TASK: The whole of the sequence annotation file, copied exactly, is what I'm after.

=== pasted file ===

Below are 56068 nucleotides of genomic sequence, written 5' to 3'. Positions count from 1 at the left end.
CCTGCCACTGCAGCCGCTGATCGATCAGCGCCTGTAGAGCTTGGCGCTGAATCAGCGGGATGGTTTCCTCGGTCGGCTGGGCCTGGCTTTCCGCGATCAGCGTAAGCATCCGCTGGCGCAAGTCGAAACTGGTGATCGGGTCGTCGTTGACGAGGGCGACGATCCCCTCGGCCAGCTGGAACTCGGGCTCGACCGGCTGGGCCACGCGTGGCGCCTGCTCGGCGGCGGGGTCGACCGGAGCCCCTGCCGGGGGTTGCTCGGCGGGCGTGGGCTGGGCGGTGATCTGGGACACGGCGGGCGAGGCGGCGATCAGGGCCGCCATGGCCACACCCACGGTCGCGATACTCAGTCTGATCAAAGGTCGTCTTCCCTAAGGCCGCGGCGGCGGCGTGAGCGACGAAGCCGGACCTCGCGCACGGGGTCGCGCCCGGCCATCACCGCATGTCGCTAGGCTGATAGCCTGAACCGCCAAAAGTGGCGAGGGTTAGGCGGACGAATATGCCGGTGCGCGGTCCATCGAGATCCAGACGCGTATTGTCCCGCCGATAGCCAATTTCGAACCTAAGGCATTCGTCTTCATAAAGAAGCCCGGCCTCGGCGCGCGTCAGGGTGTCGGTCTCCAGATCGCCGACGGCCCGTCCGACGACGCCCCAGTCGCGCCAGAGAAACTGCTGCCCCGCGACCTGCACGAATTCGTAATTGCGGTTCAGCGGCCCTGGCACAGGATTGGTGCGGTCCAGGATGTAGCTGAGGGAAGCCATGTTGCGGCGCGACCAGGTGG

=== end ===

Below are 56068 nucleotides of genomic sequence, written 5' to 3'. Positions count from 1 at the left end.
CCTGCCACTGCAGCCGCTGATCGATCAGCGCCTGTAGAGCTTGGCGCTGAATCAGCGGGATGGTTTCCTCGGTCGGCTGGGCCTGGCTTTCCGCGATCAGCGTAAGCATCCGCTGGCGCAAGTCGAAACTGGTGATCGGGTCGTCGTTGACGAGGGCGACGATCCCCTCGGCCAGCTGGAACTCGGGCTCGACCGGCTGGGCCACGCGTGGCGCCTGCTCGGCGGCGGGGTCGACCGGAGCCCCTGCCGGGGGTTGCTCGGCGGGCGTGGGCTGGGCGGTGATCTGGGACACGGCGGGCGAGGCGGCGATCAGGGCCGCCATGGCCACACCCACGGTCGCGATACTCAGTCTGATCAAAGGTCGTCTTCCCTAAGGCCGCGGCGGCGGCGTGAGCGACGAAGCCGGACCTCGCGCACGGGGTCGCGCCCGGCCATCACCGCATGTCGCTAGGCTGATAGCCTGAACCGCCAAAAGTGGCGAGGGTTAGGCGGACGAATATGCCGGTGCGCGGTCCATCGAGATCCAGACGCGTATTGTCCCGCCGATAGCCAATTTCGAACCTAAGGCATTCGTCTTCATAAAGAAGCCCGGCCTCGGCGCGCGTCAGGGTGTCGGTCTCCAGATCGCCGACGGCCCGTCCGACGACGCCCCAGTCGCGCCAGAGAAACTGCTGCCCCGCGACCTGCACGAATTCGTAATTGCGGTTCAGCGGCCCTGGCACAGGATTGGTGCGGTCCAGGATGTAGCTGAGGGAAGCCATGTTGCGGCGCGACCAGGTGG